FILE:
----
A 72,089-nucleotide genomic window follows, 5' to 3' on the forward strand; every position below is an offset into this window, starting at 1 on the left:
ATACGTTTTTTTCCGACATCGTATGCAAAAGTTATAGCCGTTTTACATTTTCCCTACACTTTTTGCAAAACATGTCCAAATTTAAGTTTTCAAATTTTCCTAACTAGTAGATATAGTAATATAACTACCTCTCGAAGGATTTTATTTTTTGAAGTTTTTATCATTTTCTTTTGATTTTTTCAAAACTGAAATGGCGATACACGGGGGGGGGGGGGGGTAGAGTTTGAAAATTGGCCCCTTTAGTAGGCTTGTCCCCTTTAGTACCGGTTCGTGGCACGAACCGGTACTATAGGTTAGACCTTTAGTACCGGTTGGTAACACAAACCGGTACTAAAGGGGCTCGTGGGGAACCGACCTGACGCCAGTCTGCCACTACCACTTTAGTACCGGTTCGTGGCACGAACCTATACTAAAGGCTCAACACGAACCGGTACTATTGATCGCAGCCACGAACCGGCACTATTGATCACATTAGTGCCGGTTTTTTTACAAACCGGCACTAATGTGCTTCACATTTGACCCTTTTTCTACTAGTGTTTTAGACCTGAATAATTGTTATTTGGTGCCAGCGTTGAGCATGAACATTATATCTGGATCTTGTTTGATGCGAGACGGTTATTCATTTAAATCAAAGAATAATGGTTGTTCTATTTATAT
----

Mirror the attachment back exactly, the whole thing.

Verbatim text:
A 72,089-nucleotide genomic window follows, 5' to 3' on the forward strand; every position below is an offset into this window, starting at 1 on the left:
ATACGTTTTTTTCCGACATCGTATGCAAAAGTTATAGCCGTTTTACATTTTCCCTACACTTTTTGCAAAACATGTCCAAATTTAAGTTTTCAAATTTTCCTAACTAGTAGATATAGTAATATAACTACCTCTCGAAGGATTTTATTTTTTGAAGTTTTTATCATTTTCTTTTGATTTTTTCAAAACTGAAATGGCGATACACGGGGGGGGGGGGGGGTAGAGTTTGAAAATTGGCCCCTTTAGTAGGCTTGTCCCCTTTAGTACCGGTTCGTGGCACGAACCGGTACTATAGGTTAGACCTTTAGTACCGGTTGGTAACACAAACCGGTACTAAAGGGGCTCGTGGGGAACCGACCTGACGCCAGTCTGCCACTACCACTTTAGTACCGGTTCGTGGCACGAACCTATACTAAAGGCTCAACACGAACCGGTACTATTGATCGCAGCCACGAACCGGCACTATTGATCACATTAGTGCCGGTTTTTTTACAAACCGGCACTAATGTGCTTCACATTTGACCCTTTTTCTACTAGTGTTTTAGACCTGAATAATTGTTATTTGGTGCCAGCGTTGAGCATGAACATTATATCTGGATCTTGTTTGATGCGAGACGGTTATTCATTTAAATCAAAGAATAATGGTTGTTCTATTTATAT